Inspired by the way humans process information, Parasuraman et al, defined a simple four-stage model describing system functions that process information:
– Information Acquisition
– Information Analysis
– Decision and Action Selection
– Action Implementation

These stages of automation (SOA) can be implemented to different degrees.Considered together, each task in a network operation can be at a different level and stage of automation, resulting in the automation continuum.

Challenges and Opportunities

As new challenges emerge, the digital enterprises will have to consider the following innovations — and challenges — for automation to succeed.

Human capital reallocation: With automation comes a perceived threat to job security. However, network automation isn’t going to replace anyone; humans are still a necessary part of the equation. Rather, it’s going to augment them while freeing up the time to focus on more critical tasks.

Human intervention is needed to provide the intent in a given network; however, that is rapidly changing as intent-based networking catches on. The right automation tooling integrated with an existing monitoring system can enhance the quality, speed, and accuracy of incident management; be it networking or in general.

Re-training staff to improve their provisioning prowess is a must in the automated future, shifting from manual to automatic; configured to coded; change-controlled to continuous; and from tracing and rummaging through minutiae to drilling down through layers of abstraction.

Automation as a facilitator: As data crunching moves, from devices to the distributed cloud at the edge, monitoring application performance must also change to ensure real-time processing for seamless low-latency applications. Virtualization brings the ability to flexibly cater to many different end-users’ needs, but a human intervention to maintain all SLAs is nearly impossible at scale. Only automation can enable zero unplanned downtime across the spectrum.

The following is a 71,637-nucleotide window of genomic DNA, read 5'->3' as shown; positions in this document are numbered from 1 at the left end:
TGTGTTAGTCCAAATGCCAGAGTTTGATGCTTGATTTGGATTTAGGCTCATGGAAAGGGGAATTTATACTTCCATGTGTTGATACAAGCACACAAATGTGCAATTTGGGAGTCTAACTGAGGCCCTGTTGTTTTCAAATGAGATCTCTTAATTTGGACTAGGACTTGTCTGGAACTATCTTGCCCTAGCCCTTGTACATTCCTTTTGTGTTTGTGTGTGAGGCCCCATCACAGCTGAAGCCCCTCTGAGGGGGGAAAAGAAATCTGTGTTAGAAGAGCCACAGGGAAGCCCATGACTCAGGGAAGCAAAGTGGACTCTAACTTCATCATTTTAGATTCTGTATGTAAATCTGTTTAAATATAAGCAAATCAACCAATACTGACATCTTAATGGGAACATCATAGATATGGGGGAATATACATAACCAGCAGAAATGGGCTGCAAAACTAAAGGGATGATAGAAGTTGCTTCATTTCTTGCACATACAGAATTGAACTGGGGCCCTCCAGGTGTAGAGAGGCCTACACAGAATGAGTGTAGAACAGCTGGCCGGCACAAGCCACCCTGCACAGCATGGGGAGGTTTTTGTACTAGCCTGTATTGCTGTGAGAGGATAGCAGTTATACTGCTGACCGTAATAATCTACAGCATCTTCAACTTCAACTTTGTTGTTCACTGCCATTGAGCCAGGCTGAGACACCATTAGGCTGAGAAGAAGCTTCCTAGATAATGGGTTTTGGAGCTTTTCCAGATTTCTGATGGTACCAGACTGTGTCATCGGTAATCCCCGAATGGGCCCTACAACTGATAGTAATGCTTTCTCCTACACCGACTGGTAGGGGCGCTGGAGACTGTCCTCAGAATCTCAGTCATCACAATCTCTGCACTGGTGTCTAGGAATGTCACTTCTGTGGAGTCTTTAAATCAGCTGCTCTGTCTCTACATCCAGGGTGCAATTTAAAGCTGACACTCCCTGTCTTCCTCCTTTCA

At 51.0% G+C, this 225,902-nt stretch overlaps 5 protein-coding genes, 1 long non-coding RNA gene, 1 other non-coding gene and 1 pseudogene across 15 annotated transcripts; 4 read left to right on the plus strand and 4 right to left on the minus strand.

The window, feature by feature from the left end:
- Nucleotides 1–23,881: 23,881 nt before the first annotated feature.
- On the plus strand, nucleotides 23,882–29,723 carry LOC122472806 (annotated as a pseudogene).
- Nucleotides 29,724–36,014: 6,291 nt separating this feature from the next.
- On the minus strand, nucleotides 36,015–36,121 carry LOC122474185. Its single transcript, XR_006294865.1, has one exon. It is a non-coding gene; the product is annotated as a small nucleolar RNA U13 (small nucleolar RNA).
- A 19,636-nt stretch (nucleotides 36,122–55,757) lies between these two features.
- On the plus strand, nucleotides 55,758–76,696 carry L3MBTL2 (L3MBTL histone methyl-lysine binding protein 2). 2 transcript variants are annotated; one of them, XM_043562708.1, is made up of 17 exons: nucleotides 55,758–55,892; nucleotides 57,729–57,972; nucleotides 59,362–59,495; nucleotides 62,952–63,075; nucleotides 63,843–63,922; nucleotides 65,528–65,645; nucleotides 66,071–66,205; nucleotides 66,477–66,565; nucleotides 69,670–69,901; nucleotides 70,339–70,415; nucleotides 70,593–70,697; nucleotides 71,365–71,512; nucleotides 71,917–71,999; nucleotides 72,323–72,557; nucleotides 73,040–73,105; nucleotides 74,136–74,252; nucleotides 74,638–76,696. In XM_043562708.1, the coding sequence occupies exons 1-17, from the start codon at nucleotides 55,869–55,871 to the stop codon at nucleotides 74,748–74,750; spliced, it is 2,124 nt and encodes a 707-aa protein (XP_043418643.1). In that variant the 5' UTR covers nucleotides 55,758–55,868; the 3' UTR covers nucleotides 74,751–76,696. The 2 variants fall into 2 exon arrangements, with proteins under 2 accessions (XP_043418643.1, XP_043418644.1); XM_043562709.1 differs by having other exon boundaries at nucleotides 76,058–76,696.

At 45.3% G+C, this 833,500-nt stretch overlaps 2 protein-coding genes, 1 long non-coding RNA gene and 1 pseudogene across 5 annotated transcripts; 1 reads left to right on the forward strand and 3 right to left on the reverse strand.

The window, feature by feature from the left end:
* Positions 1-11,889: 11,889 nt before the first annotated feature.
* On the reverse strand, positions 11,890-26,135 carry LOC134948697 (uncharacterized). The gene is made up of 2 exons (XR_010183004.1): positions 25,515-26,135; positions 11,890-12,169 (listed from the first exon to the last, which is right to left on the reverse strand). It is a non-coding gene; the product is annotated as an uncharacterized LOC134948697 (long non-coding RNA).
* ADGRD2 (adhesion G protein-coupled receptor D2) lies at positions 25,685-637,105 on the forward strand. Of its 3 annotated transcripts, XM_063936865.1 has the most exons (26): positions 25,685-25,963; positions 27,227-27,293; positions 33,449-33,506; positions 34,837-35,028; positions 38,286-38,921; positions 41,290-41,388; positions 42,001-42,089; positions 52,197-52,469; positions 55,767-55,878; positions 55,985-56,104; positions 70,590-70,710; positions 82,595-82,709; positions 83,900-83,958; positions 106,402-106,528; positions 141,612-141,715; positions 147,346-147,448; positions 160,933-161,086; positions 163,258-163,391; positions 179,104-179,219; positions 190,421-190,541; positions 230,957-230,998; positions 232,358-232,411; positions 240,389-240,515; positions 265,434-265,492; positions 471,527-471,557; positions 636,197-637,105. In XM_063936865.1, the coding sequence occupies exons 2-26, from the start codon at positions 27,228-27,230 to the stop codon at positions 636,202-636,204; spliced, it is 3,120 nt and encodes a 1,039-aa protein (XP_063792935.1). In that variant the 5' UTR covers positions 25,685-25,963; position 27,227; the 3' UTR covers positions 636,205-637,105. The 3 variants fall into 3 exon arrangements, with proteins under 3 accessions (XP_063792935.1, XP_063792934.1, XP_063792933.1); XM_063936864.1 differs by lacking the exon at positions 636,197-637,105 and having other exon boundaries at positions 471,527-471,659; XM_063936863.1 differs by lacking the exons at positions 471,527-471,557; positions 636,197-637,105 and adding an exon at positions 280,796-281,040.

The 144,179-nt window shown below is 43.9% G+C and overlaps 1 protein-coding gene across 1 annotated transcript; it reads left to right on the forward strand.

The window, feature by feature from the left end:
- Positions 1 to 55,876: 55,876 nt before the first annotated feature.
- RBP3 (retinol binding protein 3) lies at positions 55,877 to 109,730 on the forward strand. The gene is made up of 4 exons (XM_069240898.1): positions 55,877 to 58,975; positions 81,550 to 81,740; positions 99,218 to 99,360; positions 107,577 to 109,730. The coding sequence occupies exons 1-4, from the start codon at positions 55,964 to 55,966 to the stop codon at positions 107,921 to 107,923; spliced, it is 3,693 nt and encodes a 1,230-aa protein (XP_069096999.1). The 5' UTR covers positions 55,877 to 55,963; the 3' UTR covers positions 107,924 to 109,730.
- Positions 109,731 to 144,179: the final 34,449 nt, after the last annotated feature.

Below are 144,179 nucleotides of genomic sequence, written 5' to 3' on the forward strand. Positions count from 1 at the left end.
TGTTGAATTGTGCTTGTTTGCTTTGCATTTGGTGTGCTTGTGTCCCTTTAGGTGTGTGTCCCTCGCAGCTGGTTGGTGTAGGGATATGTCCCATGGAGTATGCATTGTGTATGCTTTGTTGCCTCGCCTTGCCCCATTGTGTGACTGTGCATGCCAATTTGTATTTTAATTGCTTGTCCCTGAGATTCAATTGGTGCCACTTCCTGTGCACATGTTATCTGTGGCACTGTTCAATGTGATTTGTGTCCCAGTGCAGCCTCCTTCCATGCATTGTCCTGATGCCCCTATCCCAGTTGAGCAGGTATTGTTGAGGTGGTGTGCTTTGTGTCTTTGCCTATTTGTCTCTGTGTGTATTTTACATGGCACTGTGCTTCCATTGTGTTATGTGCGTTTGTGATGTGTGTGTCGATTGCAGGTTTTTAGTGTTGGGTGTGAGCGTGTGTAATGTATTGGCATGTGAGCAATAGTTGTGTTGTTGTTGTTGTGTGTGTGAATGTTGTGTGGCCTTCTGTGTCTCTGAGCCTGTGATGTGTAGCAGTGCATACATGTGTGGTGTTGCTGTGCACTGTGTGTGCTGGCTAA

Machine learning and AI: Intelligent software using machine learning and artificial intelligence will respond to issues and fix them in real time — to enable network operators to better manage applications and services that rely on their networks. Machine learning and AI will help in detecting anomalies using predictive analytics to correlate and combine data based on demographic, geographic and traffic patterns.

Automation Roadmap: Several companies are in the early stages of replacing manual tasks and operations with automated systems. Automating the whole network could take time and probably will happen in parts. Enterprises need to layout a roadmap for their automation journey, as success in automation requires a concerted and sustained effort; not a patchwork of disconnected responses after the fact.

Automation may start with a linear approach of running a set of instructions executed until the end. It may then evolve into an orchestration of multiple such linear instructions across devices. However, the end goal is to have a closed loop of automation driven by an all-pervading telemetry infrastructure and data thus obtained, funneled into intelligent and autonomous decision making.

Automated networks will pave the way for the future where applications can self-assemble.

Ultimately, organizations must make sure that their network becomes self-learning and automated to ensure that they thrive in the digital age.